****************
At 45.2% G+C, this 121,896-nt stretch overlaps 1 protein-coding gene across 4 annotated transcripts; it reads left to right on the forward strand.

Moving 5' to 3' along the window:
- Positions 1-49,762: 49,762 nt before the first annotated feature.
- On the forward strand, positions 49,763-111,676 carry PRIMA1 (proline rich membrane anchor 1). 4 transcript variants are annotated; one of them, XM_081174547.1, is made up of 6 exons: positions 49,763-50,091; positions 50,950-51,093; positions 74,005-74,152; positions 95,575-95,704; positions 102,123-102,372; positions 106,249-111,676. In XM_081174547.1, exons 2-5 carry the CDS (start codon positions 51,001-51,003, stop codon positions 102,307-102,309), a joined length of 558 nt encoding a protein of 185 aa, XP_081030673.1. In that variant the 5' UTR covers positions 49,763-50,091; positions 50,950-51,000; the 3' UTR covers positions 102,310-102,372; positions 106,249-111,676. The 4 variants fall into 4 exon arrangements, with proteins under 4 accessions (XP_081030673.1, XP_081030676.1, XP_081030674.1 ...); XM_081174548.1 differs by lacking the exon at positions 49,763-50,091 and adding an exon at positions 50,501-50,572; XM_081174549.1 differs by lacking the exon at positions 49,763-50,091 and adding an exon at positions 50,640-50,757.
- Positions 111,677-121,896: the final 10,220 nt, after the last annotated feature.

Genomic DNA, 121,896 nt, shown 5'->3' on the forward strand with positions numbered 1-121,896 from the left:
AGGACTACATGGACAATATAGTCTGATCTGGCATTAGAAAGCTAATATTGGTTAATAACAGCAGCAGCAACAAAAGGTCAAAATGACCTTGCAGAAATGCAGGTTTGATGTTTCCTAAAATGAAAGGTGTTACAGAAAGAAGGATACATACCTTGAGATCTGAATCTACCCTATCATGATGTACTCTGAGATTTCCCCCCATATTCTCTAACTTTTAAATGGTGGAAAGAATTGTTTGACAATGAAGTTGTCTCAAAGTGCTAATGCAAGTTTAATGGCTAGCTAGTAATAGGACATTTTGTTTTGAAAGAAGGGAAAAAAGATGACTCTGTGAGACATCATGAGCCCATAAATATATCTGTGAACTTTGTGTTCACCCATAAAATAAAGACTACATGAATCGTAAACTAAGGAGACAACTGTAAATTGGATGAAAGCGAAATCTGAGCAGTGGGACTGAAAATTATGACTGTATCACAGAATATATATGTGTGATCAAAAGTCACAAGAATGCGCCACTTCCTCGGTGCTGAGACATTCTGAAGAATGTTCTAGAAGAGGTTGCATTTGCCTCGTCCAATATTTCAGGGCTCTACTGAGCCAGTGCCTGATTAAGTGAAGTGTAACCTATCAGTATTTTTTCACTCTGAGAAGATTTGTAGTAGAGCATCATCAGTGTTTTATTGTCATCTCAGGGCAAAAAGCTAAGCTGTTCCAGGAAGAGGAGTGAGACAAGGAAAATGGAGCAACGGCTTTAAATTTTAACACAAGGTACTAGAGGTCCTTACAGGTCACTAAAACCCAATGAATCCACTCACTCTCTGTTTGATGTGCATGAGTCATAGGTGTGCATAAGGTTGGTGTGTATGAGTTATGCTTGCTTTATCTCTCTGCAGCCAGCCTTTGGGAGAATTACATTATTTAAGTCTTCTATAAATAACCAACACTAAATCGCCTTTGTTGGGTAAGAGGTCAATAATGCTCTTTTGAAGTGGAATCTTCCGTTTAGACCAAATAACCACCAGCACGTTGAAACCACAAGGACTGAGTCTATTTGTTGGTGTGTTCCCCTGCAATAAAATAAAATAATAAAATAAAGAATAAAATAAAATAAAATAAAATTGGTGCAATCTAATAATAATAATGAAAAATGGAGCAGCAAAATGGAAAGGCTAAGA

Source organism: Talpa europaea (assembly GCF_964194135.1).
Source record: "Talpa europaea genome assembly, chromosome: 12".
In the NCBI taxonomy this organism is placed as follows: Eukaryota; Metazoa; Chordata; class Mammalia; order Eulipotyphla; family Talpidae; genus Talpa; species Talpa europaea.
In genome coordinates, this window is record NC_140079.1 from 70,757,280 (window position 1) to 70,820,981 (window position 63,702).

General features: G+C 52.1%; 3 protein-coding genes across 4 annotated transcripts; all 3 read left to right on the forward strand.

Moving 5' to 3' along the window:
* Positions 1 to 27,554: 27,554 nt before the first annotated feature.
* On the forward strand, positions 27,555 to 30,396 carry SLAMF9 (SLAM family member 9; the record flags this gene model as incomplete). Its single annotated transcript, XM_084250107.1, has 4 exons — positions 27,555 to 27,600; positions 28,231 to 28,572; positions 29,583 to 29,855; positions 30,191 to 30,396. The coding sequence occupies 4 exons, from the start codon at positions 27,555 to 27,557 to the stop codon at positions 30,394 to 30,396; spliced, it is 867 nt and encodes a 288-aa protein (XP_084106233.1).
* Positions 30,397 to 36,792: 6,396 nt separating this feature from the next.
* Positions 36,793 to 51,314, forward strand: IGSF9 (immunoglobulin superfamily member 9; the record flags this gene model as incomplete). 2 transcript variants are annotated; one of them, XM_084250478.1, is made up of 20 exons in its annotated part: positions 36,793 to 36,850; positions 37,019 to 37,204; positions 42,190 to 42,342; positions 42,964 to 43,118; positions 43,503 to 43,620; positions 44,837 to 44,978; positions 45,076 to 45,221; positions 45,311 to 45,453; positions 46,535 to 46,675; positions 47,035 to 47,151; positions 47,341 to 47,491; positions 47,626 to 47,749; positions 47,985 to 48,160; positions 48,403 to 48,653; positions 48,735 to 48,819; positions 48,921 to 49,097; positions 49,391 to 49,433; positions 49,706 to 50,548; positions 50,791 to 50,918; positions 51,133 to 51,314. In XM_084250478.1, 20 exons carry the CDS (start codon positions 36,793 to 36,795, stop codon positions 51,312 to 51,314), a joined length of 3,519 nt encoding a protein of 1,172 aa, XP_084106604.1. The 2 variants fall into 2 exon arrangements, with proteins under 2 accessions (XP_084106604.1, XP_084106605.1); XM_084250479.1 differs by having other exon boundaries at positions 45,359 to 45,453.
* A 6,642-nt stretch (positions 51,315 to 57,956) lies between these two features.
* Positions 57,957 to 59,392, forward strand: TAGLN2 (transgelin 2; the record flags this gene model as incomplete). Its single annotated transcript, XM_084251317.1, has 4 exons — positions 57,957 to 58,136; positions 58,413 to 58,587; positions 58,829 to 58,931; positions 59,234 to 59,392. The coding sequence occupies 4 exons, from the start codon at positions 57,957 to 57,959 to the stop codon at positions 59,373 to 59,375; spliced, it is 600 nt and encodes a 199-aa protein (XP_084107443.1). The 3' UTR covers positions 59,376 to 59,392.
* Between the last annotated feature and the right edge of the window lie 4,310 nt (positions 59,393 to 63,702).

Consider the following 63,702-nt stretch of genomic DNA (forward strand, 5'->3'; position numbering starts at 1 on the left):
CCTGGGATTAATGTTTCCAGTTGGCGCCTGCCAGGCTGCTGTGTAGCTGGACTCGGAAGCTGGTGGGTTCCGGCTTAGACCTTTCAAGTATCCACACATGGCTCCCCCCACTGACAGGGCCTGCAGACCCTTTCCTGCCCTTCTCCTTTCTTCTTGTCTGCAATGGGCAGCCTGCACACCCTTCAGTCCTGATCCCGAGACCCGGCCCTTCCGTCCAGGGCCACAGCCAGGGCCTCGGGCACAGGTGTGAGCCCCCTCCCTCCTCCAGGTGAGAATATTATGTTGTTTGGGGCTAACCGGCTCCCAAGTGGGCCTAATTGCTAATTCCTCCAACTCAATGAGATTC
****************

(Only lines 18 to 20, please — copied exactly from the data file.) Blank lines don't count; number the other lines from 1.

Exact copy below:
* A 6,642-nt stretch (positions 51,315 to 57,956) lies between these two features.
* Positions 57,957 to 59,392, forward strand: TAGLN2 (transgelin 2; the record flags this gene model as incomplete). Its single annotated transcript, XM_084251317.1, has 4 exons — positions 57,957 to 58,136; positions 58,413 to 58,587; positions 58,829 to 58,931; positions 59,234 to 59,392. The coding sequence occupies 4 exons, from the start codon at positions 57,957 to 57,959 to the stop codon at positions 59,373 to 59,375; spliced, it is 600 nt and encodes a 199-aa protein (XP_084107443.1). The 3' UTR covers positions 59,376 to 59,392.
* Between the last annotated feature and the right edge of the window lie 4,310 nt (positions 59,393 to 63,702).